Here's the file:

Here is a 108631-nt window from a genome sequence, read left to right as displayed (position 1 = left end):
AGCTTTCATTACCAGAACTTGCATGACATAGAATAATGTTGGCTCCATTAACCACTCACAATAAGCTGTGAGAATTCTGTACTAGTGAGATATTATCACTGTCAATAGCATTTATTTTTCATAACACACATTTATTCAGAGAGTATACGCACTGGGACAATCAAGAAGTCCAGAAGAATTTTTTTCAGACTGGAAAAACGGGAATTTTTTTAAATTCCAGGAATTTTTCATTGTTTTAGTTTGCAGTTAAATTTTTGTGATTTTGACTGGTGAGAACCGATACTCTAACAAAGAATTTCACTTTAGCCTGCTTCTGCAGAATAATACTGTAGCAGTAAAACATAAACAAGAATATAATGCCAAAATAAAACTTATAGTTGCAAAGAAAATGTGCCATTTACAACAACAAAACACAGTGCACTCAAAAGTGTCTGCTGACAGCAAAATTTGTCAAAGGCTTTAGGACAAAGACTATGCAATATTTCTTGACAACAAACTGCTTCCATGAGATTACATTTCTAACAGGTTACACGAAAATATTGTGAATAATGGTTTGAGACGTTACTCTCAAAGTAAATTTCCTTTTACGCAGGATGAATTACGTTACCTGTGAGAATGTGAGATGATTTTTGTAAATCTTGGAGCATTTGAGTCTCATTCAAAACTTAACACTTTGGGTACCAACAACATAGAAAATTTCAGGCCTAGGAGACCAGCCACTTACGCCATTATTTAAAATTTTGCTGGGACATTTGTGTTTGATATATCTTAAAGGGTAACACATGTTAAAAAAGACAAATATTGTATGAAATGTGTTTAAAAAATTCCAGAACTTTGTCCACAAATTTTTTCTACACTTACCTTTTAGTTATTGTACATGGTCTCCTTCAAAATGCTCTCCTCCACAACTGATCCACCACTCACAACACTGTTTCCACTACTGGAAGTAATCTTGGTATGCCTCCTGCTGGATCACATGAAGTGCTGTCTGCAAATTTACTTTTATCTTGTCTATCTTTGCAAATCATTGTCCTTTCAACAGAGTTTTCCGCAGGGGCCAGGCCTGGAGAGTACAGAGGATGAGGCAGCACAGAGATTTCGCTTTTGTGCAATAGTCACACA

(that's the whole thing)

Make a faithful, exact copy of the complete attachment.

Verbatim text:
Here is a 108631-nt window from a genome sequence, read left to right as displayed (position 1 = left end):
AGCTTTCATTACCAGAACTTGCATGACATAGAATAATGTTGGCTCCATTAACCACTCACAATAAGCTGTGAGAATTCTGTACTAGTGAGATATTATCACTGTCAATAGCATTTATTTTTCATAACACACATTTATTCAGAGAGTATACGCACTGGGACAATCAAGAAGTCCAGAAGAATTTTTTTCAGACTGGAAAAACGGGAATTTTTTTAAATTCCAGGAATTTTTCATTGTTTTAGTTTGCAGTTAAATTTTTGTGATTTTGACTGGTGAGAACCGATACTCTAACAAAGAATTTCACTTTAGCCTGCTTCTGCAGAATAATACTGTAGCAGTAAAACATAAACAAGAATATAATGCCAAAATAAAACTTATAGTTGCAAAGAAAATGTGCCATTTACAACAACAAAACACAGTGCACTCAAAAGTGTCTGCTGACAGCAAAATTTGTCAAAGGCTTTAGGACAAAGACTATGCAATATTTCTTGACAACAAACTGCTTCCATGAGATTACATTTCTAACAGGTTACACGAAAATATTGTGAATAATGGTTTGAGACGTTACTCTCAAAGTAAATTTCCTTTTACGCAGGATGAATTACGTTACCTGTGAGAATGTGAGATGATTTTTGTAAATCTTGGAGCATTTGAGTCTCATTCAAAACTTAACACTTTGGGTACCAACAACATAGAAAATTTCAGGCCTAGGAGACCAGCCACTTACGCCATTATTTAAAATTTTGCTGGGACATTTGTGTTTGATATATCTTAAAGGGTAACACATGTTAAAAAAGACAAATATTGTATGAAATGTGTTTAAAAAATTCCAGAACTTTGTCCACAAATTTTTTCTACACTTACCTTTTAGTTATTGTACATGGTCTCCTTCAAAATGCTCTCCTCCACAACTGATCCACCACTCACAACACTGTTTCCACTACTGGAAGTAATCTTGGTATGCCTCCTGCTGGATCACATGAAGTGCTGTCTGCAAATTTACTTTTATCTTGTCTATCTTTGCAAATCATTGTCCTTTCAACAGAGTTTTCCGCAGGGGCCAGGCCTGGAGAGTACAGAGGATGAGGCAGCACAGAGATTTCGCTTTTGTGCAATAGTCACACA